Delta 4 released the two parody games The Boggit (1986) and Bored of the Rings (1985).
The Secret of Monkey Island is a 1990 point-and-click graphic adventure game developed and published by Lucasfilm Games. It takes place in a fantastic version of the Caribbean during the age of piracy. The player assumes the role of Guybrush Threepwood, a young man who dreams of becoming a pirate and explores fictional islands while solving puzzles.
The game was conceived in 1988 by Lucasfilm employee Ron Gilbert, who designed it with Tim Schafer and Dave Grossman. Gilbert’s frustrations with contemporary adventure titles led him to make the player character’s death almost impossible, which meant that gameplay focused the game on exploration. The atmosphere was based on that of the Pirates of the Caribbean theme park ride. The Secret of Monkey Island was the fifth game built with the SCUMM engine, which was heavily modified to include a more user-friendly interface.
Critics praised The Secret of Monkey Island for its humor, audiovisuals, and gameplay. The game spawned a number of sequels, collectively known as the Monkey Island series. Gilbert, Schafer and Grossman also led the development of the sequel Monkey Island 2: LeChuck’s Revenge. LucasArts released a remake of the original in 2009, which was also well received by the gaming press.
The Secret of Monkey Island is a 2D adventure game played from a third-person perspective. Via a point-and-click interface, the player guides protagonist Guybrush Threepwood through the game’s world and interacts with the environment by selecting from twelve verb commands (nine in newer versions) such as „talk to“ for communicating with characters and „pick up“ for collecting items between commands and the world’s objects in order to successfully solve puzzles and thus progress in the game. While conversing with other characters, the player may choose between topics for discussion that are listed in a dialog tree; the game is one of the first to incorporate such a system. The in-game action is frequently interrupted by cutscenes. Like other LucasArts adventure games, The Secret of Monkey Island features a design philosophy that makes the player character’s death nearly impossible (Guybrush does drown if he stays underwater for more than ten minutes).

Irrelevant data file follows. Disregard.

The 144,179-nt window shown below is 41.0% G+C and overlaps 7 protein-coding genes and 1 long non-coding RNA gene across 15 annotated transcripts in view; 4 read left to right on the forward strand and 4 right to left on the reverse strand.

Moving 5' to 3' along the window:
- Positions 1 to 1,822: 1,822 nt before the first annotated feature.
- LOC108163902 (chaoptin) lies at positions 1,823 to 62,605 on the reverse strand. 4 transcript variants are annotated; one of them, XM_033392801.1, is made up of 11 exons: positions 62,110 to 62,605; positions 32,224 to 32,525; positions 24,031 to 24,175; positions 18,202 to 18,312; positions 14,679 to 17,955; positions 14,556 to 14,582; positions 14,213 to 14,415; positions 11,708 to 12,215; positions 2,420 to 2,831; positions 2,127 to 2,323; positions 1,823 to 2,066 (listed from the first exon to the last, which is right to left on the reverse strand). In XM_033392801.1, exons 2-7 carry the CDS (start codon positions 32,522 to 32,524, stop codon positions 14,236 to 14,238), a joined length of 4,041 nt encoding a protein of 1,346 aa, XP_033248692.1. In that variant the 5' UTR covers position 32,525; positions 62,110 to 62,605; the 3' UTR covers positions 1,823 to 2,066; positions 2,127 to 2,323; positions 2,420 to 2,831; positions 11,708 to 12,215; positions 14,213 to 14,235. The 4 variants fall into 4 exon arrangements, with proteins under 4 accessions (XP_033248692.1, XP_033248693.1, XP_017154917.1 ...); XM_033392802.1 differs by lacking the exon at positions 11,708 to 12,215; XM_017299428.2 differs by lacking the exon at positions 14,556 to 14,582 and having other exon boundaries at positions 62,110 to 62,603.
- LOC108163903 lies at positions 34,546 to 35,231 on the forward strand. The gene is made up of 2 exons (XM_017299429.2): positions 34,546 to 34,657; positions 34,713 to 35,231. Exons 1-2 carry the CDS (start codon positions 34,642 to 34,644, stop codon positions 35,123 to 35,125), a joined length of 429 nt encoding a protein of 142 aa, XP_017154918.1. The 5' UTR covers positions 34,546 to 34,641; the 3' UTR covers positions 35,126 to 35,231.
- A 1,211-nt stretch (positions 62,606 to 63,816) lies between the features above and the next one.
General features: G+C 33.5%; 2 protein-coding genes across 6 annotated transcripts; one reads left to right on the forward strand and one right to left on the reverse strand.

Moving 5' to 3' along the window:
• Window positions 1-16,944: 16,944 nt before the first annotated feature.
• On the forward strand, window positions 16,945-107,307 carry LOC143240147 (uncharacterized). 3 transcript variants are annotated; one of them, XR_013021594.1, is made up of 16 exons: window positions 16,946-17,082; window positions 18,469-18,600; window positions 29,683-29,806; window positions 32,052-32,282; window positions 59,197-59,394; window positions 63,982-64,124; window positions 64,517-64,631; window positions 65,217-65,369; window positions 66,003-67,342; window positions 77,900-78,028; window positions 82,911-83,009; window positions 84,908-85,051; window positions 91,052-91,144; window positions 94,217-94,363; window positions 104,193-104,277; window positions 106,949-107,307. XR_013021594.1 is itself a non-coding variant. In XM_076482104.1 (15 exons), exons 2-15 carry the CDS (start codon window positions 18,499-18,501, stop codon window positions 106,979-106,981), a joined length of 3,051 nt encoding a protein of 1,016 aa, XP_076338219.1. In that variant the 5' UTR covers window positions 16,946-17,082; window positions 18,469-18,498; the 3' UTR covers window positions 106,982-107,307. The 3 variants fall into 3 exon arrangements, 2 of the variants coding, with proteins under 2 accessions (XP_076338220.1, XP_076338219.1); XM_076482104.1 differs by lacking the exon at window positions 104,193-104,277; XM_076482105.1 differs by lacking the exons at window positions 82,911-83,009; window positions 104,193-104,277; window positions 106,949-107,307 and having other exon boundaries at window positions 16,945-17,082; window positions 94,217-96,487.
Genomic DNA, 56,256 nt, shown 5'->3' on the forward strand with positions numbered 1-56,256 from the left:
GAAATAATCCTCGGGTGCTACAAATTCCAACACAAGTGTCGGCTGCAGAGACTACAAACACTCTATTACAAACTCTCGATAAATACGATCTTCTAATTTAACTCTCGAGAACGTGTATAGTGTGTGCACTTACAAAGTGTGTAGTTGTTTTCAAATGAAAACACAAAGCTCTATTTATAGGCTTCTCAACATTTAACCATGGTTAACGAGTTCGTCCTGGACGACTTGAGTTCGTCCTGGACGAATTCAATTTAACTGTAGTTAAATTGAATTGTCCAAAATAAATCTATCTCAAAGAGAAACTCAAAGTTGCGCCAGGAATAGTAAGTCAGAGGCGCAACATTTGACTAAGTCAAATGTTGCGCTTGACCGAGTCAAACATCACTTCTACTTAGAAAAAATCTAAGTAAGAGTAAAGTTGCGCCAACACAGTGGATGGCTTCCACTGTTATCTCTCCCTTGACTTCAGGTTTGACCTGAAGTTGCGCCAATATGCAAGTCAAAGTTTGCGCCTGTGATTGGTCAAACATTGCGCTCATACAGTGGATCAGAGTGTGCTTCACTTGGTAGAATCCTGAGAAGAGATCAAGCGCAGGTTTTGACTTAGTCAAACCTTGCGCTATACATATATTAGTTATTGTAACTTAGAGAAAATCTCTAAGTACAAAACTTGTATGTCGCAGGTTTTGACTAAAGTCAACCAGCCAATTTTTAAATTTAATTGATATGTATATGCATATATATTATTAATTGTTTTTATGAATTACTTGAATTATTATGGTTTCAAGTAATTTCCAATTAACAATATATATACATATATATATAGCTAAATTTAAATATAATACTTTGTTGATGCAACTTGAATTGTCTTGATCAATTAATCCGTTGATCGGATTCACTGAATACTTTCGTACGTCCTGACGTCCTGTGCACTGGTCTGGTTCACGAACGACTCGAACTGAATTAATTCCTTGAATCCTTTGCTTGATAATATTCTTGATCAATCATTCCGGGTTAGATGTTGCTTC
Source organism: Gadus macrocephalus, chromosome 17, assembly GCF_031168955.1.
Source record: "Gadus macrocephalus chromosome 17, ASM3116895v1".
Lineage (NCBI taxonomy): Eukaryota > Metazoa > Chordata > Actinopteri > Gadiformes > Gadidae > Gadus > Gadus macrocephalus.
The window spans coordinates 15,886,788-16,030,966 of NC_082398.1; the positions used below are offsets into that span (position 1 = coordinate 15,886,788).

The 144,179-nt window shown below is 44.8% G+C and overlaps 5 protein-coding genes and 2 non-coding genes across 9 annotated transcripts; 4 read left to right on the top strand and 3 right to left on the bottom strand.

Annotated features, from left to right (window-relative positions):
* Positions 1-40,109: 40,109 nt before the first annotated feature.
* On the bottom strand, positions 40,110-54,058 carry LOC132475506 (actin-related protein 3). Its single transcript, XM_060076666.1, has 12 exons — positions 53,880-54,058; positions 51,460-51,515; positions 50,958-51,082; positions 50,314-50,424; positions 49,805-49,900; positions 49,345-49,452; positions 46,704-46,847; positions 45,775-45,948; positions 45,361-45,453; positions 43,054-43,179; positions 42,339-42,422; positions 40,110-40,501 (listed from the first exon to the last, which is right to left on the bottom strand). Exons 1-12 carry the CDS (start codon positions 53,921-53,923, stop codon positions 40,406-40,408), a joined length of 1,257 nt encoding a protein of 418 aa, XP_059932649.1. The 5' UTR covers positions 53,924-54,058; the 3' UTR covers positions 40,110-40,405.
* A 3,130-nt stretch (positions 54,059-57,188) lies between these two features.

A youth named Guybrush Threepwood arrives on the fictional Mêlée IslandTM, with the desire to become a pirate. He seeks out the island’s pirate leaders, who set him three trials that must be completed to become a pirate: winning a sword duel against Carla, the island’s resident swordmaster, finding a buried treasure, and stealing a valuable idol from the governor’s mansion. These quests take Guybrush throughout the island, where he hears of stories of the Ghost Pirate LeChuck, who apparently died in an expedition to the mysterious Monkey IslandTM, an act that was meant to win the love of the governor Elaine Marley. Guybrush meets several characters of interest, including a local voodoo priestess, Stan the Used Boat Salesman, Carla the Sword Master, a prisoner named Otis, and Meathook, whose hands have been replaced by hooks.
Guybrush also encounters the governor and is instantly smitten, and she soon reciprocates. However, as he completes the tasks set for him, the island is raided by LeChuck and his undead crew, who abduct Elaine and then retreat to their secret hideout on Monkey IslandTM. Guybrush takes it upon himself to rescue her, buying a ship and hiring Carla, Otis, and Meathook as crew before setting sail for the fabled island. When Guybrush reaches Monkey Island, he discovers a village of cannibals in a dispute with Herman Toothrot, a ragged castaway marooned there. He settles their quarrel, and then recovers a magical „voodoo root“ from LeChuck’s ship for the cannibals, who provide him with a seltzer bottle of „voodoo root elixir“ that can destroy ghosts.